Articles

GIGABYTE X399 Aorus Xtreme TR4 Motherboard Review

Author:Daniel Dobrowolski

Editor:Kyle Bennett

Date: Thursday , October 04, 2018

GIGABYTE expands its Threadripper lineup with its X399 Aorus Xtreme motherboard. This motherboard has a solid, professional focused feature set, and has a lot to offer. We’ve seen some amazing socket TR4 motherboards thus far so the X399 Aorus Xtreme has a lot of competition. We did get to use the Xtreme for a lot of Threadripper testing.
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Motherboard Overclocking Software

GIGABYTE includes its App Center software which is a common launcher for several applications. There are a lot of potential applications one can install but for the sake of brevity, I’ll limit this coverage to the three which are most relevant to the enthusiast as these applications have to do with PC health monitoring and various types of tuning. As you can see the App Center itself is straightforward as it just shows icons for each installed application and allows you to launch them separately.

The first software package we’ll concern ourselves with is GIGABYTE’s EasyTune. This software allows for performance tuning, overclocking, and PC health monitoring from within the Windows operating system environment. When you first launch the application, it presents a dialog box warning of the dangers inherent to overclocking which as we all know potentially void your warranty. The application can be navigated via five tabs at the top of the application window. These correspond to various functions or categories, containing settings specific to that category, the bottom quarter of the application window is dedicated to showing some basic system information. This can be collapsed if desired. There are two radio buttons which bring up the system monitor show more information.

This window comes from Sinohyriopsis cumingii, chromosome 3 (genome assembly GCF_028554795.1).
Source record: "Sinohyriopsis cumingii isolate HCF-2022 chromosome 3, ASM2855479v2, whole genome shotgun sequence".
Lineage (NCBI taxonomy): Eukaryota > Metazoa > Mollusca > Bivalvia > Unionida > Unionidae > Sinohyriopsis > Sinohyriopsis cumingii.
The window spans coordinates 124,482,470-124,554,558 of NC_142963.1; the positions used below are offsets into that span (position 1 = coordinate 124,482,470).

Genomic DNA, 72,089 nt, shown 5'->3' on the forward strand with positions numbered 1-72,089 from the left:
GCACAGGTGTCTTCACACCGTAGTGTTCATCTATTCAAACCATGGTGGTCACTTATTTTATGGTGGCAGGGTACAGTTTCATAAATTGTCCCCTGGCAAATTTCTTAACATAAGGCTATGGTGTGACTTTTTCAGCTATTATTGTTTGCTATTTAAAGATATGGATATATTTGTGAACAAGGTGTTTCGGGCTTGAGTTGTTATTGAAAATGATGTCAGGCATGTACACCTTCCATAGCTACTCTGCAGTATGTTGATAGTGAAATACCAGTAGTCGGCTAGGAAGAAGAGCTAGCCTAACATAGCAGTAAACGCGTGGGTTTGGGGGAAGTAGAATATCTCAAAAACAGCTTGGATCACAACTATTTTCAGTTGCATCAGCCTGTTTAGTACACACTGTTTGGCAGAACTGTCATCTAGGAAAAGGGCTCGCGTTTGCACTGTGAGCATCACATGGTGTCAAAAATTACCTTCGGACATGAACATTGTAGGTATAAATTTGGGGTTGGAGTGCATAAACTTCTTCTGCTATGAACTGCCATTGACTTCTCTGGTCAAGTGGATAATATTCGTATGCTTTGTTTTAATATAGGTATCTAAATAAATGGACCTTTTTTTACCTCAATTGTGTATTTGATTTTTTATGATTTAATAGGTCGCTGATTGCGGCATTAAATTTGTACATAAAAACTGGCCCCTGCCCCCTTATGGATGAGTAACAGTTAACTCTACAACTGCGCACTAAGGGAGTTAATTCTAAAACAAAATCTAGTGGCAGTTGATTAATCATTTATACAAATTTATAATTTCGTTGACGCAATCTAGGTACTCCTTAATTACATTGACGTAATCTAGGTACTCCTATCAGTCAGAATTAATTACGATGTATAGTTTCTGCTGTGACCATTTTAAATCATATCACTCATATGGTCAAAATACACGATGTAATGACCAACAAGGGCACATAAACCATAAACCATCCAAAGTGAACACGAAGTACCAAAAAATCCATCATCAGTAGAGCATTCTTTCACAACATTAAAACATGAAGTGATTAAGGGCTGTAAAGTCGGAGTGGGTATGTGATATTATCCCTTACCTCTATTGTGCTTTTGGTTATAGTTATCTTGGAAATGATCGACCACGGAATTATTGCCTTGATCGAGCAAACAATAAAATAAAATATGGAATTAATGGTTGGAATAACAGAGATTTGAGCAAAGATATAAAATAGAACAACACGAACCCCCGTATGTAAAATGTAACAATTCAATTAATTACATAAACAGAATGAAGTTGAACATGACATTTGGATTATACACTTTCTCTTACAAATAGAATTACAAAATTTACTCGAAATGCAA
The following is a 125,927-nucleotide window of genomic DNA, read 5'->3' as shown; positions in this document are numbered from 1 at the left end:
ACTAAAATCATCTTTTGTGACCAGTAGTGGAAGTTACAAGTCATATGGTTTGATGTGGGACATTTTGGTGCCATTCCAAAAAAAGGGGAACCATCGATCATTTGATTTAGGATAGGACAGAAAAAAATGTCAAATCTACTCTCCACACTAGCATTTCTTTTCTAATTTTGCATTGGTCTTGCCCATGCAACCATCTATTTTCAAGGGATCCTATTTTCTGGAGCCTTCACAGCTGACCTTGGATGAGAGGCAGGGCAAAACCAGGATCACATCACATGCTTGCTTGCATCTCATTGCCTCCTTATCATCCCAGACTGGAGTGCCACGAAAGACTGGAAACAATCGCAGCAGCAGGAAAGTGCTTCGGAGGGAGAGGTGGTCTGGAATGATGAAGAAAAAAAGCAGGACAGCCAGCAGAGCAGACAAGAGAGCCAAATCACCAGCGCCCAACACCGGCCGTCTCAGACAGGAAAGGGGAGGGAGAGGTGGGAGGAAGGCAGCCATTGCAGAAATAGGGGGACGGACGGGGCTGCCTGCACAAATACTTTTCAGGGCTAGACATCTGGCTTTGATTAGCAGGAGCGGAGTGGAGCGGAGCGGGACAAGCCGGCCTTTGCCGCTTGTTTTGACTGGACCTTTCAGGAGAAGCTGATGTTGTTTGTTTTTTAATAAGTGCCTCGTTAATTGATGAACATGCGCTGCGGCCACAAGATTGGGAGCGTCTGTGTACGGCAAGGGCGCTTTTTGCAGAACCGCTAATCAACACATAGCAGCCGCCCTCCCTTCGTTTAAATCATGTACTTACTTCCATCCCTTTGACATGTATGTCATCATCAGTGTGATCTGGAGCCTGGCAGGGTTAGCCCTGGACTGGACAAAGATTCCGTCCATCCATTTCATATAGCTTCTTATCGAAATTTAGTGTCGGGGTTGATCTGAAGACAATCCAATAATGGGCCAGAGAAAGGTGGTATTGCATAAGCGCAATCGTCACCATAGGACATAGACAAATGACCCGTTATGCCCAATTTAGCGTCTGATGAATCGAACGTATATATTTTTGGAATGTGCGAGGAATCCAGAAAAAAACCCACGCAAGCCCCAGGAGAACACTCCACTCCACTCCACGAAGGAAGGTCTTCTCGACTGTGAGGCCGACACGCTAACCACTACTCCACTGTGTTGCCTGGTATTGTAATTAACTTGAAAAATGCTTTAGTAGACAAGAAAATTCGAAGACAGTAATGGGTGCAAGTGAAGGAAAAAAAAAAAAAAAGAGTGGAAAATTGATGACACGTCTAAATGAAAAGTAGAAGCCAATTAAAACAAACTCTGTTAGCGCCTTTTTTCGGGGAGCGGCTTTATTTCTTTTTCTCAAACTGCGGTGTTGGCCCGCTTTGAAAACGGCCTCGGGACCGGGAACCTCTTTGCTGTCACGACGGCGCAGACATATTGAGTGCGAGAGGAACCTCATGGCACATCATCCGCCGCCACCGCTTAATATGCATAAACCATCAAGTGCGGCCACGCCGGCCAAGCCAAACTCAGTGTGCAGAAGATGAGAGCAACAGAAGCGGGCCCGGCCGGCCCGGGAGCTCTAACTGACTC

The application is very simple. It provides rudimentary automatic overclocking which unfortunately, lacks incapability. By that I mean that the preset overclocking settings are rather anemic. The auto-tuning mode doesn’t take the system beyond the OC preset. Settings can be manipulated either via drop downs or sliders. Changes made in the application are highlighted, so that you can see what settings have been changed at a glance. This is helpful to know what’s been adjusted beyond the default values allowing you to double check the setting before committing to it or by highlighting what may have been changed inadvertently.

Some applications have so many settings and functions as to be daunting to the uninitiated or the novice. However, EasyTune is very simple and has a very easy learning curve. This is one of those cases were less is more. EasyTune also has a gaming hotkey function which allows non-macro capable keyboards the ability to use macros making any keyboard a gaming keyboard. GIGABYTE has also incorporated more of the power settings such as switching frequencies and more into EasyTune. In the past, it has sometimes been lacking in this area.